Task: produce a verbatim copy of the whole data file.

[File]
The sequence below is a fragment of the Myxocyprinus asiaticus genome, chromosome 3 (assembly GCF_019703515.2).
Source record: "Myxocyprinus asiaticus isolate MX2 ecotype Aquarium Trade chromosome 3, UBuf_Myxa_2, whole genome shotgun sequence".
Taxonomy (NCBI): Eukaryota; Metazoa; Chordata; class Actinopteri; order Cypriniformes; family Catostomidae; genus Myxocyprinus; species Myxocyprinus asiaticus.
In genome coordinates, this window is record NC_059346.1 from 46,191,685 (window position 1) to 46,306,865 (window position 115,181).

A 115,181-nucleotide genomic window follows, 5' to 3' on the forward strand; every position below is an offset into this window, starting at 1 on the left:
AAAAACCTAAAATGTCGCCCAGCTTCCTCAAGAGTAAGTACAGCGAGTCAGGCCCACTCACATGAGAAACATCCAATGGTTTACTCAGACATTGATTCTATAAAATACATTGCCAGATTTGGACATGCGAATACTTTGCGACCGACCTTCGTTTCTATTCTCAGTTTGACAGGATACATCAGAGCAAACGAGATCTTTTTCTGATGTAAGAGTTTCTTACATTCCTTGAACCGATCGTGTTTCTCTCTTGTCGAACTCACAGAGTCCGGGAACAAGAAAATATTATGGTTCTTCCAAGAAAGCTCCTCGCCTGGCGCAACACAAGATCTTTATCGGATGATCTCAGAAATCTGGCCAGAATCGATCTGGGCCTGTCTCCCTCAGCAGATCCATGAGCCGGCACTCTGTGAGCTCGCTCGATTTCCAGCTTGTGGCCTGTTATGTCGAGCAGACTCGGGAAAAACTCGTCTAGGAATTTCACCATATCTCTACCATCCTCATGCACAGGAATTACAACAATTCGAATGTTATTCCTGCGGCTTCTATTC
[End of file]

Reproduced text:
The sequence below is a fragment of the Myxocyprinus asiaticus genome, chromosome 3 (assembly GCF_019703515.2).
Source record: "Myxocyprinus asiaticus isolate MX2 ecotype Aquarium Trade chromosome 3, UBuf_Myxa_2, whole genome shotgun sequence".
Taxonomy (NCBI): Eukaryota; Metazoa; Chordata; class Actinopteri; order Cypriniformes; family Catostomidae; genus Myxocyprinus; species Myxocyprinus asiaticus.
In genome coordinates, this window is record NC_059346.1 from 46,191,685 (window position 1) to 46,306,865 (window position 115,181).

A 115,181-nucleotide genomic window follows, 5' to 3' on the forward strand; every position below is an offset into this window, starting at 1 on the left:
AAAAACCTAAAATGTCGCCCAGCTTCCTCAAGAGTAAGTACAGCGAGTCAGGCCCACTCACATGAGAAACATCCAATGGTTTACTCAGACATTGATTCTATAAAATACATTGCCAGATTTGGACATGCGAATACTTTGCGACCGACCTTCGTTTCTATTCTCAGTTTGACAGGATACATCAGAGCAAACGAGATCTTTTTCTGATGTAAGAGTTTCTTACATTCCTTGAACCGATCGTGTTTCTCTCTTGTCGAACTCACAGAGTCCGGGAACAAGAAAATATTATGGTTCTTCCAAGAAAGCTCCTCGCCTGGCGCAACACAAGATCTTTATCGGATGATCTCAGAAATCTGGCCAGAATCGATCTGGGCCTGTCTCCCTCAGCAGATCCATGAGCCGGCACTCTGTGAGCTCGCTCGATTTCCAGCTTGTGGCCTGTTATGTCGAGCAGACTCGGGAAAAACTCGTCTAGGAATTTCACCATATCTCTACCATCCTCATGCACAGGAATTACAACAATTCGAATGTTATTCCTGCGGCTTCTATTC